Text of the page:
Fatherhood’s a long journey, and if you’re travel expert Rick Steves, 61, father of Andy Steves, 29, there’s not always time for rest stops.
Throughout his childhood, Andy recalls, he, his sister and their mother would join his father in Europe every summer while the elder Steves did research and taped TV shows for his burgeoning travel-guide business. There wasn’t a lot of R&R.
“When Rick Steves is in Europe, it’s always a business trip — it’s never vacation,” Andy says bluntly.
What was it like for the kids in those days when Dad was laser-focused on building his brand?
“It was intense. We’d have our daily allowance to get a gelato or something. We’d have our frustrations — walking past the camera 10 times to get it right for a shoot.”
But that all became routine, Andy says, and if imitation is in fact flattery, any childhood resentment seems washed away: Recently, the younger Steves did a major “like father, like son” act, publishing Andy Steves’ Europe (Avalon, $19.99), his first travel guidebook.
I have vague memories of running around castles — of playing hide-and-seek in castles built by Mad King Ludwig
Unless you’ve lived under a rock for 35 years, you’ll know that Rick Steves is generally considered the European travel guru (even he calls himself that in conversation).
From self-publishing his first Europe Through the Back Door travel guide in 1980 and leading trips through the University of Washington’s Experimental College, he’s built a little empire, with tours, bestselling guidebooks, and travel wisdom doled out through a syndicated newspaper column and nationwide programs on public TV and radio.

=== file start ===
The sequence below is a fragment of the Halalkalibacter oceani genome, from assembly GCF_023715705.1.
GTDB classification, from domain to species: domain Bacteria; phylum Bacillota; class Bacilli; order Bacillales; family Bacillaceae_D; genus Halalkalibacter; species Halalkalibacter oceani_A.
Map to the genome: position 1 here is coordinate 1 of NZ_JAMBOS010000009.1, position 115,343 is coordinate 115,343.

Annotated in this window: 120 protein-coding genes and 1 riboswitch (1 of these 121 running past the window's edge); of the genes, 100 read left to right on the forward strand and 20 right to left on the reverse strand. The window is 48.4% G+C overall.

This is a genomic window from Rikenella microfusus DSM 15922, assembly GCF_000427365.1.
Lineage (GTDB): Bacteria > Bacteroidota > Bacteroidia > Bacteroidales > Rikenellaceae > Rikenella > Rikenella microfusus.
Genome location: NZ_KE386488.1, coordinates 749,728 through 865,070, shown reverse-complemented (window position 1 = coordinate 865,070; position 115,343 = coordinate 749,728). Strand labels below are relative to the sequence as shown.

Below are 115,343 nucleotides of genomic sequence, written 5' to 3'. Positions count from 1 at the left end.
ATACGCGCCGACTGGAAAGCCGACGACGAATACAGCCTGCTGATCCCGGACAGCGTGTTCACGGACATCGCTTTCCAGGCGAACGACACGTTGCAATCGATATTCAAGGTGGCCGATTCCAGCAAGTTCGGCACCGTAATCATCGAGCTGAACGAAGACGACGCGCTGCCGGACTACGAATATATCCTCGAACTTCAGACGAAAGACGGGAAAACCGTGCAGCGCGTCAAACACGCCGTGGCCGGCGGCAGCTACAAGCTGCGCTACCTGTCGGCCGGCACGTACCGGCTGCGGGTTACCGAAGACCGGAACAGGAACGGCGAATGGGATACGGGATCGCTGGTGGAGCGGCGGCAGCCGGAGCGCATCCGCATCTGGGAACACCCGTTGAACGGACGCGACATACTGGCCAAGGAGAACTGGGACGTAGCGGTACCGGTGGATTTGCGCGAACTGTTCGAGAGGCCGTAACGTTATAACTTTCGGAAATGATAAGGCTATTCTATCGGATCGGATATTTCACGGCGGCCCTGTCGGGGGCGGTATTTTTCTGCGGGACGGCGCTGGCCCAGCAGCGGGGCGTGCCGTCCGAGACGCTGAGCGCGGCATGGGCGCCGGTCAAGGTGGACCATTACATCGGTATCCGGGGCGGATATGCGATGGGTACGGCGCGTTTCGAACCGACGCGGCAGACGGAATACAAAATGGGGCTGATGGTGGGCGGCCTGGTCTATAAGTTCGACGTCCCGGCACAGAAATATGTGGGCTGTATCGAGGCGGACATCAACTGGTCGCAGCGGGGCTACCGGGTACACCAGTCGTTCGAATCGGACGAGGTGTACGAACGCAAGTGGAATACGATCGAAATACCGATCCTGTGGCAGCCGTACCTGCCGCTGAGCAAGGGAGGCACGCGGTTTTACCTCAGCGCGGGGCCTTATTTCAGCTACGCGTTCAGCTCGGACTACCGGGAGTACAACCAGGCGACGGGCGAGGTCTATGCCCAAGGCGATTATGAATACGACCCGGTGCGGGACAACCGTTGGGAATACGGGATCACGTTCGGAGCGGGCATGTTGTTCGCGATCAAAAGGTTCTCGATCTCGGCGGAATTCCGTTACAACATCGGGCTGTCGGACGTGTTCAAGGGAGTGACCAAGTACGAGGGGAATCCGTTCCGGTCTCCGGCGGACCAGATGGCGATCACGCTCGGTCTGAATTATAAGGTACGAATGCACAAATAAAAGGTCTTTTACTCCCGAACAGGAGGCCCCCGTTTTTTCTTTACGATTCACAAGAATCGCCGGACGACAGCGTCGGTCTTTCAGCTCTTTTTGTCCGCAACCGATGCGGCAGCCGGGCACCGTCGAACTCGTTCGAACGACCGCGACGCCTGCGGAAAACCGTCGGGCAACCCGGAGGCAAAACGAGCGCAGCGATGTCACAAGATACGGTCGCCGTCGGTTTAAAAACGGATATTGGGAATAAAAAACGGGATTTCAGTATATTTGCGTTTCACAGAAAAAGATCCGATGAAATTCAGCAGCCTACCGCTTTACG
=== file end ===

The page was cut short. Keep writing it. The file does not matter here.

He has always emphasized traveling light and getting to know local culture.
It has made him a millionaire, all based from his hometown, the Seattle suburb of Edmonds, where father and son sat recently in the head office of Rick Steves’ Europe and pondered their travels through life together.
From his earliest days, “I have vague memories of running around castles — of playing hide-and-seek in castles built by Mad King Ludwig,” Andy says.
As a dad, Rick aimed to engender independence and travel savvy in his son as he grew up. Sometimes it would be a sort of trial by fire.
In Paris, he’d put me on the next Metro (subway) car and tell me where to transfer and where to get off — and hopefully he was watching out for me
Andy Steves of dad, Rick
“In Paris, he’d put me on the next Metro (subway) car and tell me where to transfer and where to get off — and hopefully he was watching out for me,” Andy recollects.
After graduating from Lynnwood’s Meadowdale High School, Andy backpacked around Europe with a school buddy. As Rick recollects in a foreword penned for his son’s guidebook, he had primed Andy with a list of “must-see” museums, castles and galleries.
“When he came home he triumphantly declared that he had skipped most of those conventional sights and, instead, made friends in each country,” Rick recalls.
That kind of person-to-person connecting is what “carbonates” travel, and it’s what his son is so good at, Rick says.
While Andy attended the University of Notre Dame (studying industrial design, with a minor in Italian language and literature), a foreign-study term in Italy opened his eyes to a market for the kind of help his father offers travelers — but zeroed in on college students and technology-driven millennials.
Out of school in 2010, Andy founded his own business, Weekend Student Adventures, for the backpacker crowd that pops among European capitals on $50 budget flights.
The guidebook is an outgrowth of that, as he now divides his time between Prague and Seattle.
Rick Steves say he’s not proud he didn’t make more time for family vacations in earlier days. Nowadays, he takes his grown kids on an annual trip together — somewhere distinctly not Europe. (He and his wife divorced in 2009.)
Meanwhile, Andy seems laser-focused on building his own travel business.
“Your mom and sister would say we’re disgustingly similar,” Rick says to his son.